Challenges Facing Uhuru Kenyatta’s Laptop Promise for Kenya’s Standard 1 Pupils: Part 3
Uhuru’s moral obligation
Uhuru Kenyatta has to take ownership of the laptop project. He may have copied the idea from some politicians in India who promised voters freebies like laptops, cows, TVs, electric fans and so forth, during elections in 2012. Nevertheless, on July 12, 2013 Uhuru reaffirmed his commitment to the project when he addressed members of the Editors guild and stressed that the government had detailed plans to integrate ICT in schools. He said: “The government is not only going to equip pupils with gadgets, the project is aimed at transforming children lives in facing challenges associated with technology in the society.” Since there is a national framework for integrating ICT in education, Uhuru should have promised to fast-track it instead of providing laptops to Class One children. The digital content will definitely be in the English language, yet most children in rural areas don’t speak or write English at this stage. Apparently, the project is “growing horns and tentacles” causing confusion, because the initial promise was for solar-powered laptops. Now Uhuru is talking about supplying electricity to some schools and building computer labs. He had initially mentioned that the laptops would be carried home by children and maintained by their parents, yet he now wants safe storage built in schools. If adults are so scared to carry laptops in some parts of Nairobi for fear of being robbed, what about physically defenseless children? Recently, Education Secretary Professor Kaimenyi said the government might opt for tablets because laptops shall be obsolete in five years. Uhuru should assign the project to experts who know the most appropriate gadgets for Kenyan children.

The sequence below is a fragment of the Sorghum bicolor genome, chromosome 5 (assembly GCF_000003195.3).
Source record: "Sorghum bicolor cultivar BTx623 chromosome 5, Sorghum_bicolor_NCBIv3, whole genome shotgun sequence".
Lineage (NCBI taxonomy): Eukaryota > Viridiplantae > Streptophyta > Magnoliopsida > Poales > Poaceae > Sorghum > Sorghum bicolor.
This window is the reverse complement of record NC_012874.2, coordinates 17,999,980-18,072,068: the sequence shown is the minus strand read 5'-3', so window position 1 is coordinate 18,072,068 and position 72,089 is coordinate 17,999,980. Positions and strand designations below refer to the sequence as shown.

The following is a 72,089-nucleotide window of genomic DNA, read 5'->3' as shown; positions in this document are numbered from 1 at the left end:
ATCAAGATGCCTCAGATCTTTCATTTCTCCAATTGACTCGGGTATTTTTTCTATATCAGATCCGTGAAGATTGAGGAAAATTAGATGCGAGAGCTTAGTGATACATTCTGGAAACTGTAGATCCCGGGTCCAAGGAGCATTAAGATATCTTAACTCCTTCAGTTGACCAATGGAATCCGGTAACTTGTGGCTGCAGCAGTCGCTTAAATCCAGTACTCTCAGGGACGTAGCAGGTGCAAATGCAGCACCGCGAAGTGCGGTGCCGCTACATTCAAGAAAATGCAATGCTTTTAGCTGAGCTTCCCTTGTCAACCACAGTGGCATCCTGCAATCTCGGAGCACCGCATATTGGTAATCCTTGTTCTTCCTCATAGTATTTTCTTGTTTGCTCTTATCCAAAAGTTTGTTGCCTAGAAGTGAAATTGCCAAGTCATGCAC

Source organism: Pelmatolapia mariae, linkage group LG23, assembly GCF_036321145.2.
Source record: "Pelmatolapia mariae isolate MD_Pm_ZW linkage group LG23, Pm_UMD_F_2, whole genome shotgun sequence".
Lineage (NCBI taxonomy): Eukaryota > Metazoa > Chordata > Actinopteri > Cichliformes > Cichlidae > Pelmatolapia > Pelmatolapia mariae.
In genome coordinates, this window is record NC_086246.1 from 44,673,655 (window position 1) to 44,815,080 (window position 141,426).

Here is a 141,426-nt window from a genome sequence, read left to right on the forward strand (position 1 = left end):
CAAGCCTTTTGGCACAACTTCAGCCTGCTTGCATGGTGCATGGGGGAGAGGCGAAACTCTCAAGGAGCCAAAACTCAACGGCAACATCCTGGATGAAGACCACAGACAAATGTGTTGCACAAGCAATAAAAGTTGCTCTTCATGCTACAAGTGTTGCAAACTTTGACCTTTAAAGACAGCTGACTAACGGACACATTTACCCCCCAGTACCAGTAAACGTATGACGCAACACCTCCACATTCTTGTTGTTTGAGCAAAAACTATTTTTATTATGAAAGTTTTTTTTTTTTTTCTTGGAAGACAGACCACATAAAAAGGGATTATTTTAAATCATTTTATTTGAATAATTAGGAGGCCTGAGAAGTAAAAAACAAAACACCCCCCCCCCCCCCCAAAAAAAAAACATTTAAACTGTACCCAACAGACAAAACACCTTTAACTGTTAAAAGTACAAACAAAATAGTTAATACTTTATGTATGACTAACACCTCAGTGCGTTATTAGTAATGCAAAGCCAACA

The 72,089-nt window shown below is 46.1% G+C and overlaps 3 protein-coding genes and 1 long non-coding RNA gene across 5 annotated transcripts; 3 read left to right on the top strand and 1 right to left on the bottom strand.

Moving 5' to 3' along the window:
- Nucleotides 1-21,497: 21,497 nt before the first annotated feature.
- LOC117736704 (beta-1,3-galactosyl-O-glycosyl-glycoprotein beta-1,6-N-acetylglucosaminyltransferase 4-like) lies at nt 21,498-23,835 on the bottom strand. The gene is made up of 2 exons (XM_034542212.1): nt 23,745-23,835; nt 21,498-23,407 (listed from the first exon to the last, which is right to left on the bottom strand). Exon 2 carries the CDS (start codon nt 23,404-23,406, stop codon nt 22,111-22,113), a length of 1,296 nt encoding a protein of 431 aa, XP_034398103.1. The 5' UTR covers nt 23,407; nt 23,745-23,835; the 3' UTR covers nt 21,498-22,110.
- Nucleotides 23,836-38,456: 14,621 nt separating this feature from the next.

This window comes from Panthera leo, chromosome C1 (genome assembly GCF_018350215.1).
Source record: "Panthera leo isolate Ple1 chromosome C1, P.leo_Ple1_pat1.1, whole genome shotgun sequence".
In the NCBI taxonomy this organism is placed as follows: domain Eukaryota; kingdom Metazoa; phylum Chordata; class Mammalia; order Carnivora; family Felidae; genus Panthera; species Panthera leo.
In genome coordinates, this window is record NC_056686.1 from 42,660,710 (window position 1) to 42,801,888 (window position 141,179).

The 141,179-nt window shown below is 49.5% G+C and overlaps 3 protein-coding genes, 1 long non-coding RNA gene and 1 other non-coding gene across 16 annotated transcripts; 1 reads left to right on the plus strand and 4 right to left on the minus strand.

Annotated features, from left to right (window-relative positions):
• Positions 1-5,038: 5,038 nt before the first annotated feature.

Uhuru should adapt an altruistic and philanthropic approach in leading, Kenya because he is a true example of one who was literally brought up using taxpayers’ money. His father, first President Jomo Kenyatta, enjoyed trappings of the State and acquired enormous wealth illegally. Therefore, Uhuru has a moral obligation to right some of the wrongs still being experienced many generations later, due to his father’s faulty leadership. He should not fall into the Mt. Kenya homeboys’ trap that ensnared retired president Kibaki for 10 years, thereby losing the initial trust that many Kenyans had in him when they vanquished Moi politically, in 2002. Kibaki has left the country highly indebted and among the most corrupt globally. Uhuru served under Kibaki as a Cabinet minister and shaped some policies that were both useless and beneficial. For instance, as then-Finance minister, he authorized a forensic audit of the Kenya Education Sector Support Program (KESSP) in 2010, due to theft of money for the Free Primary Education (FPE) program by some top Government officials and school headteachers, from 2005-2009. There was a loss of Ksh4.2 billion ($51 million) yet Uhuru mentioned that it was a mere 1% of what had been spent in the program. However, critics mentioned that it could have done a lot to improve the learning conditions for many children. For instance, textbooks worth Ksh1.7 billion were stolen during the first six years of FPE.